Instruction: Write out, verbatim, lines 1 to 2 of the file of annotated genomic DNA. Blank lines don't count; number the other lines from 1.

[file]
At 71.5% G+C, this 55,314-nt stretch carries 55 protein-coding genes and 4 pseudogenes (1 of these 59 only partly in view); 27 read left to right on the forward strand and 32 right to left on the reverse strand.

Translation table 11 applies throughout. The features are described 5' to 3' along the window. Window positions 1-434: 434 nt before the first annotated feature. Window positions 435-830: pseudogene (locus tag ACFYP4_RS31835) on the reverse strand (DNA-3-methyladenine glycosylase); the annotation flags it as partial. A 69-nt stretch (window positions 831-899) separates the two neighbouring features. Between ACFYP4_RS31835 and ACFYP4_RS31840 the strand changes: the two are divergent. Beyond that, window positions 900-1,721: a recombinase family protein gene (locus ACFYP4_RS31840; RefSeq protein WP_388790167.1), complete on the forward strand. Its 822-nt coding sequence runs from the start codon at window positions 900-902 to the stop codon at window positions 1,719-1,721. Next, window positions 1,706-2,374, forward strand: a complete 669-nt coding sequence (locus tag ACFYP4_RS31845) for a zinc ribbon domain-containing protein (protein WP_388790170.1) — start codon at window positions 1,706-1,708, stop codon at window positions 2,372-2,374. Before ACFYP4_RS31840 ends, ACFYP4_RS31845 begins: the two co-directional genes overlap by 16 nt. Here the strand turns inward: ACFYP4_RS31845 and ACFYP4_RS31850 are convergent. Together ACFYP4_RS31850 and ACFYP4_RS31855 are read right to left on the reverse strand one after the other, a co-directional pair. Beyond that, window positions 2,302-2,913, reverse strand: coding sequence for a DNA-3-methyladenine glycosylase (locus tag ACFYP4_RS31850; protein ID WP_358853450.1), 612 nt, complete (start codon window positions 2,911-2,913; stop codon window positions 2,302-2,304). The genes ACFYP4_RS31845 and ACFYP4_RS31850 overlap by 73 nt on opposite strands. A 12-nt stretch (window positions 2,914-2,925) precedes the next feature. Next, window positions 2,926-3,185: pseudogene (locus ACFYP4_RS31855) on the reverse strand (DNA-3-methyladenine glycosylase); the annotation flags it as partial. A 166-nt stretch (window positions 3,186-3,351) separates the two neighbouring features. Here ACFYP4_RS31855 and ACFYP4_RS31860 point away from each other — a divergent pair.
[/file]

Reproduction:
At 71.5% G+C, this 55,314-nt stretch carries 55 protein-coding genes and 4 pseudogenes (1 of these 59 only partly in view); 27 read left to right on the forward strand and 32 right to left on the reverse strand.

Translation table 11 applies throughout. The features are described 5' to 3' along the window. Window positions 1-434: 434 nt before the first annotated feature. Window positions 435-830: pseudogene (locus tag ACFYP4_RS31835) on the reverse strand (DNA-3-methyladenine glycosylase); the annotation flags it as partial. A 69-nt stretch (window positions 831-899) separates the two neighbouring features. Between ACFYP4_RS31835 and ACFYP4_RS31840 the strand changes: the two are divergent. Beyond that, window positions 900-1,721: a recombinase family protein gene (locus ACFYP4_RS31840; RefSeq protein WP_388790167.1), complete on the forward strand. Its 822-nt coding sequence runs from the start codon at window positions 900-902 to the stop codon at window positions 1,719-1,721. Next, window positions 1,706-2,374, forward strand: a complete 669-nt coding sequence (locus tag ACFYP4_RS31845) for a zinc ribbon domain-containing protein (protein WP_388790170.1) — start codon at window positions 1,706-1,708, stop codon at window positions 2,372-2,374. Before ACFYP4_RS31840 ends, ACFYP4_RS31845 begins: the two co-directional genes overlap by 16 nt. Here the strand turns inward: ACFYP4_RS31845 and ACFYP4_RS31850 are convergent. Together ACFYP4_RS31850 and ACFYP4_RS31855 are read right to left on the reverse strand one after the other, a co-directional pair. Beyond that, window positions 2,302-2,913, reverse strand: coding sequence for a DNA-3-methyladenine glycosylase (locus tag ACFYP4_RS31850; protein ID WP_358853450.1), 612 nt, complete (start codon window positions 2,911-2,913; stop codon window positions 2,302-2,304). The genes ACFYP4_RS31845 and ACFYP4_RS31850 overlap by 73 nt on opposite strands. A 12-nt stretch (window positions 2,914-2,925) precedes the next feature. Next, window positions 2,926-3,185: pseudogene (locus ACFYP4_RS31855) on the reverse strand (DNA-3-methyladenine glycosylase); the annotation flags it as partial. A 166-nt stretch (window positions 3,186-3,351) separates the two neighbouring features. Here ACFYP4_RS31855 and ACFYP4_RS31860 point away from each other — a divergent pair.